There isn't really any practical way to do this. As with any type of document, it is theoretically possible to make any change to a PDF, but doing so is rather like trying to debug a program without the source code; even a minor change in the object code would force you to move everything around, and you'd have to edit all kinds of things that aren't designed to be human-editable, so as a practical matter, the only solution is to make the change in the source code and then recompile it.
PDF is a page description language; its purpose is to specify exactly what the page will look like, and it has to do so in such excruciating detail that every PDF reader on every platform will produce exactly the same product. This includes not only the page content (text, images, etc.) and formatting (which text is bolded, which is centered, etc.), but also the fonts themselves, the exact XY coordinates of every object, and all kinds of other details which are so arcane that I can only guess at what they might be, and which no human should ever have to deal with unless they are authoring a PDF reader.
To add a paragraph of text to an existing PDF, you'd have to know every single detail of this, and you'd have to recalculate much of it to accommodate the additional paragraph. Which, in addition to being mind-numbing, would involve reinventing a significant amount of nontrivial logic to figure out where exactly everything goes on the page.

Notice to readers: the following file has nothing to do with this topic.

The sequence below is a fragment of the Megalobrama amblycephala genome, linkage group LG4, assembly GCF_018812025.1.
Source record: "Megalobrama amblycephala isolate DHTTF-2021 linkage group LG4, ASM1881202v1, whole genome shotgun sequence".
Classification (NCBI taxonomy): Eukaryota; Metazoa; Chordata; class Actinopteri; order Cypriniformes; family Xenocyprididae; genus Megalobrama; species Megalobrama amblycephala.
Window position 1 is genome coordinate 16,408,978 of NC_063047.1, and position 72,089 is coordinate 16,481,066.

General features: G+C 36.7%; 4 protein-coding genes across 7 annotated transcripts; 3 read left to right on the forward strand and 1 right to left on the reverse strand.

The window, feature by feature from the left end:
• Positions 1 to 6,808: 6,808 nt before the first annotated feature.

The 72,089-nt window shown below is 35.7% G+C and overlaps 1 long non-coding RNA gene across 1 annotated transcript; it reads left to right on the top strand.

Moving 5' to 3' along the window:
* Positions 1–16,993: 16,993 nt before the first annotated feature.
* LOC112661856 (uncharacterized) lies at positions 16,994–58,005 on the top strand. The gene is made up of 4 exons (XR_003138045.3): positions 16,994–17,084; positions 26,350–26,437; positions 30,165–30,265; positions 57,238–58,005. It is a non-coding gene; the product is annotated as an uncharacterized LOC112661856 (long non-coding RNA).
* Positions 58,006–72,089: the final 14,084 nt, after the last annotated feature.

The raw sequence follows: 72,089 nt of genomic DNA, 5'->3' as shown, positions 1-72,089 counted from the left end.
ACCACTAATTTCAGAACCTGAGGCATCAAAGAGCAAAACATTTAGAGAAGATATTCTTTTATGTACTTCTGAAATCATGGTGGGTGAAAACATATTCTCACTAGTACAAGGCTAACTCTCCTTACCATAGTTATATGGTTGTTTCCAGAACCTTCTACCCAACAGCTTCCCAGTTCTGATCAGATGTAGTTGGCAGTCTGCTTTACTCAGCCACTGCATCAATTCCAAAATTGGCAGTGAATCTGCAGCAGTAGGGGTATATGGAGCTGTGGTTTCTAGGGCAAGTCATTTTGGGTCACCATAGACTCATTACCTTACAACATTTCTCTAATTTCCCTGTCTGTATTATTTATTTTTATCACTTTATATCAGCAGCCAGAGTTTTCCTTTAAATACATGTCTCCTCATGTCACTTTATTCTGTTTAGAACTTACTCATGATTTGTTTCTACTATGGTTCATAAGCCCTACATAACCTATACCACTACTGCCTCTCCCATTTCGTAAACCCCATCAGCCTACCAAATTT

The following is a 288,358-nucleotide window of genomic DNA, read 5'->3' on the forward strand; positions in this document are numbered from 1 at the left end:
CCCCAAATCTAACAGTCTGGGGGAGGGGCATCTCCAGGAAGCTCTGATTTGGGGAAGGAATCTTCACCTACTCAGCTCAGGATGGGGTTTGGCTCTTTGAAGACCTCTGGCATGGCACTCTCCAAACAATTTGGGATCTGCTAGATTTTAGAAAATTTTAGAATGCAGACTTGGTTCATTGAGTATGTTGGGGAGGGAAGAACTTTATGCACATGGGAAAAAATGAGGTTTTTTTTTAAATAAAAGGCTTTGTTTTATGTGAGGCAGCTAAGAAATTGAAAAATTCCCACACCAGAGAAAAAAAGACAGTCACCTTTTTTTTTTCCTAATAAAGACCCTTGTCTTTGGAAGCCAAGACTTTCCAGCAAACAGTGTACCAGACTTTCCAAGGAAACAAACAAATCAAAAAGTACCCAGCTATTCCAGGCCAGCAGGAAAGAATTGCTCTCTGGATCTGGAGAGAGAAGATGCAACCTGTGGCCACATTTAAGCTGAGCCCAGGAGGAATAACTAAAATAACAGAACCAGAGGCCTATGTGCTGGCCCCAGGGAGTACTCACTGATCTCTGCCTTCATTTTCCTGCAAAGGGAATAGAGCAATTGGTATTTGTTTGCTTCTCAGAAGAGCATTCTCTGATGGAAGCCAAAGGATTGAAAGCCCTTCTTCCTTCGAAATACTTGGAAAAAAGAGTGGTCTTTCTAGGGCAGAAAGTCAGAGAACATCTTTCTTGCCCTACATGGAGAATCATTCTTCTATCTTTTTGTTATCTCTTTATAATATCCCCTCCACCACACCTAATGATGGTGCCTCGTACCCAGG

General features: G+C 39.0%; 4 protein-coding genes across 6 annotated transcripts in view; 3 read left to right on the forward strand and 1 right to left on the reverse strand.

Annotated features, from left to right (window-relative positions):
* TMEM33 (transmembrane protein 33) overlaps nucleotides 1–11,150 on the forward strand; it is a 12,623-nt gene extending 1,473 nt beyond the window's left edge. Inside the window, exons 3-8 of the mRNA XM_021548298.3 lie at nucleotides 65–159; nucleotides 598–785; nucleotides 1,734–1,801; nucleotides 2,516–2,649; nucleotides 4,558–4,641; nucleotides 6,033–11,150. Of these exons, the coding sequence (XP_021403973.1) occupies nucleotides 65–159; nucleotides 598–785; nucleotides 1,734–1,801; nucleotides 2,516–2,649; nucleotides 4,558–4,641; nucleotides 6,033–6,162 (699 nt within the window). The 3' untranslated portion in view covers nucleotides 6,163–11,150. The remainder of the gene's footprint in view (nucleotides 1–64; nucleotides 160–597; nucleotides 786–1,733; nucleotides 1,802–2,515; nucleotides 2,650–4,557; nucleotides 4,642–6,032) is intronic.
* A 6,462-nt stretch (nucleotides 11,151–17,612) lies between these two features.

It's not worth it.
If all the documents you'll be dealing with have exactly the same layout, and you have a template or otherwise have the ability to create one like them, then you could programmatically extract the text content from the PDF, use it plus your new paragraph to fill in the template, and then render that as a PDF. For the first step (extracting the text), Apache PDFBox, an open source Java library for dealing with PDF documents, is a popular choice.
If the documents are at all heterogeneous, then you'll have to insist that your customer provide you with the documents in a transparent format; that is, one which describes the document's content and formatting, rather than the details of how exactly to render it. Anything that you can edit in a fully-featured word processor (plain text, Rich Text Format, OpenDocument, Office Open XML) qualifies. Java libraries exist for all of those formats (though I have no idea how good they are), and they are supported by both Microsoft Word and LibreOffice, so your customers probably created the documents in one of those formats in the first place.